- Joplin, MO is investigating a bid dispute brought by Republic Services regarding the city’s decision to award a trash collections contract to Waste Corporation of Missouri. The decision came after Republic had provided Joplin service for 10 years, under the name of Allied Waste.
- City Attorney Peter Edwards said he could not legally disclose details tied to the dispute because the protest has been filed and the dispute may result in litigation. But W.T. Eggleston Jr., a vice president of Republic Services, did state that the recycling pricing in the WCA contract was the driving factor that won the bid for WCA, and he argued that participation would be low since the service is prescription based and not mandatory, as reported in the Joplin Globe. Eggleston’s claim is based on a 2014 vote against implementation of mandatory curbside recycling for an additional $3.03 cost to residents.
- Republic's bid for trash service was $11.18 per household. WCA's bid was $11.24. Republic's bid for trash disposal along with the option of recycling is $15.93. WCA’s bid for that was $15.24. Republic's bid for trash pickup and recycling at city buildings and operations was $80,369.16; WCA's bid was $84,815.76.
- Republic argues that the bid scoring system did not reflect the full picture to be considered. According to that company’s documents, the Republic and WCA bids were only .07 apart. Edwards and City Finance director Leslie Haase are conducting an in-depth investigation and Edwards said that he and Haase have met with Republic and an attorney for the company over Republic’s concerns.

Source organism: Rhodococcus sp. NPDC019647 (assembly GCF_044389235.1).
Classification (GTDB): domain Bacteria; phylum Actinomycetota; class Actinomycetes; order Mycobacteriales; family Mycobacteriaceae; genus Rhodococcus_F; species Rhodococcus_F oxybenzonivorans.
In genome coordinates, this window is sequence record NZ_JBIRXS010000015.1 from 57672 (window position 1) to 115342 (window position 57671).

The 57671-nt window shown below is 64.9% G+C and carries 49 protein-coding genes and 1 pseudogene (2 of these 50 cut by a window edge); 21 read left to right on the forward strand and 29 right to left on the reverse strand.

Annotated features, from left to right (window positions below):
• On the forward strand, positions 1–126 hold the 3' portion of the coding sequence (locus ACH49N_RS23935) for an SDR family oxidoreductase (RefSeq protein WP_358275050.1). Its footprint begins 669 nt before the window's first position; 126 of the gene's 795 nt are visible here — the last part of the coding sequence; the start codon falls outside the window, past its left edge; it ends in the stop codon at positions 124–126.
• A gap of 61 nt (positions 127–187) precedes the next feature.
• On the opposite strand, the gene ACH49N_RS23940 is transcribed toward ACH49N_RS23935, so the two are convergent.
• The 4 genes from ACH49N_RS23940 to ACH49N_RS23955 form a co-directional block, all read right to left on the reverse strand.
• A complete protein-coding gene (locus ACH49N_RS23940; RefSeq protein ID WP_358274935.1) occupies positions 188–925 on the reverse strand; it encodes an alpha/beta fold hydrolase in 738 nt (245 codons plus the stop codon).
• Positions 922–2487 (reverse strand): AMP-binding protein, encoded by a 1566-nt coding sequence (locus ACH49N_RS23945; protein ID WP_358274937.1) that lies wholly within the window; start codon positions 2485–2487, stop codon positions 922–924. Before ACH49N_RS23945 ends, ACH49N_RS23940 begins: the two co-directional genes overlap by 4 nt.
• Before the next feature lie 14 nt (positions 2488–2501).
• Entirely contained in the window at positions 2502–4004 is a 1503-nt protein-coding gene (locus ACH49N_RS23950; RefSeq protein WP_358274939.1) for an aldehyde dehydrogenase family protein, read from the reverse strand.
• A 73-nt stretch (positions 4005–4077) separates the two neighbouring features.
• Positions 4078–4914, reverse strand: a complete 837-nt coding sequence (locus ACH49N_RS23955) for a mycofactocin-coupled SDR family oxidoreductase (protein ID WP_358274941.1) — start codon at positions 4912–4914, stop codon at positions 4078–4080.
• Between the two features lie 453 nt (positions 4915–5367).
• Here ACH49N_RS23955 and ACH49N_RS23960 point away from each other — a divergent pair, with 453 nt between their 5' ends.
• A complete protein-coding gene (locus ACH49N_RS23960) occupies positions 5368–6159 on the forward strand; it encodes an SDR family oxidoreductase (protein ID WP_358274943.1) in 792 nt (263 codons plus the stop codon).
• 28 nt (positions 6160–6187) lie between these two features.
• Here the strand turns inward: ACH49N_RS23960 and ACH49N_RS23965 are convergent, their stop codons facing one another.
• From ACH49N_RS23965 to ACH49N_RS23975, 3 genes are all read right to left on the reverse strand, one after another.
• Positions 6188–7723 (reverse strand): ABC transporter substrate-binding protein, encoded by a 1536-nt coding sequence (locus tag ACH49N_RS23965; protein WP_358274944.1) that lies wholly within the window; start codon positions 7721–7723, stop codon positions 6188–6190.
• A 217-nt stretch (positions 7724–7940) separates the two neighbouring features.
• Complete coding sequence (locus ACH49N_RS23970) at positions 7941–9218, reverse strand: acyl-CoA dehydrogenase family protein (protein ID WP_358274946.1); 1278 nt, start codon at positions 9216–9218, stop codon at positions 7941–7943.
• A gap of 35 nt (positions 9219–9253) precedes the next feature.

Proposals are not always cut and dry and have often spurred disputes. How offerings are bundled and the fine details of proposal language can significantly impact who wins the bid and in some cases fuel debates as appears to have happened in Joplin.
Eggleston wrote to city officials last December that choosing WCA over Republic was a decision seemingly based on prices quoted for trash pickup with voluntary recycling, while Republic came in lowest for trash pickup alone and city service.
"The fact that recycling is subscription-based rather than mandatory and costs $4 a month in the WCA proposal means participation will be extremely low, yet the recycling pricing is the driving factor in awarding WCA the pricing portion of the evaluation," Eggleston wrote.
Further, Republic claims the City Council approved the request’s language with a rating for experience that did not consider each bid’s total score and that the bid forms were changed without council approval which reduced experience to reflect an even lesser total score for Republic.
The city manager responded in correspondence with Republic that if past experience had been considered in the evaluation, it would have "tilted" the results in favor of Republic because pricing was so close.